If you’re feeling frustrated like I was in the mid-2000s, it might be worth giving it a try. But do it on your own terms, and don’t feel you need to stick to the rules: it’s only worth doing if it helps.
Trying Inktober & Mermay
Remembering how useful NaNoWriMo was for kickstarting my writing habit, this year I’ve been trying the same thing with my drawing. I’ve long been a frustrated comic creator: I’ve written a few scripts, but have always lacked the skill to illustrate.
Thing is, that’s always going to be the case if I don’t draw regularly, which is why this year I’ve embarked on a couple of drawing challenges. They remind me of NaNoWriMo, in that they run for a month and bring me back to the page every day, and are nicely contained.
Back in May I took part in Mermay, having heard about it from. An entire month of drawing mermaids, having never drawn any mermaids. It was very difficult, especially in the second half when I was really starting to struggle with new ideas, but I ended up completing the month with a new sense of confidence in my drawings. It felt like I’d genuinely improved, as I’d been forced to try out new techniques along the way.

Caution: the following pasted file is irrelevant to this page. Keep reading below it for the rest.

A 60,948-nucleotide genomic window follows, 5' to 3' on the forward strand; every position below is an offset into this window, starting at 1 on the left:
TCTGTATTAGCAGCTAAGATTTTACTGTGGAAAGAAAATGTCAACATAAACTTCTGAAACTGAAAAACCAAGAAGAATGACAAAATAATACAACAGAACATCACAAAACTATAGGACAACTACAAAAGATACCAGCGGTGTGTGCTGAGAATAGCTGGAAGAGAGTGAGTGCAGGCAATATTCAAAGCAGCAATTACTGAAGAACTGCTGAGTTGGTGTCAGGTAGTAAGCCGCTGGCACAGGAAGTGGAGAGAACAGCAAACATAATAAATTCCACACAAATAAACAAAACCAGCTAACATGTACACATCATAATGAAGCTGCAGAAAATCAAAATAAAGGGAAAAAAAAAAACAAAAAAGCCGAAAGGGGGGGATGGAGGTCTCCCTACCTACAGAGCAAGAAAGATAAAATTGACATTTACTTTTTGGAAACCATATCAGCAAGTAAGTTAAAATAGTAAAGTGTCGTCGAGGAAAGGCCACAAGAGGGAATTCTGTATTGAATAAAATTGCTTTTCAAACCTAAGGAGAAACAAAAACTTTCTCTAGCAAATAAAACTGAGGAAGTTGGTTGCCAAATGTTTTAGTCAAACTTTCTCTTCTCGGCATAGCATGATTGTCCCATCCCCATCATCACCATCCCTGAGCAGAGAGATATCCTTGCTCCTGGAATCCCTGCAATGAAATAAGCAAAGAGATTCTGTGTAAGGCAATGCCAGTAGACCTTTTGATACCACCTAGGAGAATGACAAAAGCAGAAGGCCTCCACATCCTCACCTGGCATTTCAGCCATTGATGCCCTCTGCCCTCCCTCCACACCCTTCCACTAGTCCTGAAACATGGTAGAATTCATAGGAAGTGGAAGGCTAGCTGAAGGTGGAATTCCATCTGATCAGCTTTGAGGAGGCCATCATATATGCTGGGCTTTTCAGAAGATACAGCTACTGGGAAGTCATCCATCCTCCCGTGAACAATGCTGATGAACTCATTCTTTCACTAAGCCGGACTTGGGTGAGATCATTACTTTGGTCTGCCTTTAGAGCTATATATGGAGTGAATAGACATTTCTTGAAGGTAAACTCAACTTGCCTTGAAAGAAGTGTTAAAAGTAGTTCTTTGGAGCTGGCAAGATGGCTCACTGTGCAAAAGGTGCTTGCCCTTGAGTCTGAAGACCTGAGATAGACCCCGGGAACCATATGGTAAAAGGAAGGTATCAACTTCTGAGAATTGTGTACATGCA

Here’s a selection from the month, all of which were drawn in Clip Studio Paint:
Right now I’m nearing the end of Inktober, a much broader art challenge which focuses on ink drawings and has daily prompts but no overall theme. Again, it’s forced me to try new things - in this case, drawing entirely by hand, on paper, without any digital tools.
Here’s some highlights so far, drawn using a Pigma Micron 12 (I have no idea if this is a good pen - but it feels good!):
Both of the art challenges have been great fun. I also feel like they’ve moved me on a few steps - I’m still in the very beginner stages, but it feels like I’ve moved a little closer to that dream of illustrating my own comic. Or, rather, it no longer feels like an impossibility. And that wouldn’t have happened without doing some drawings.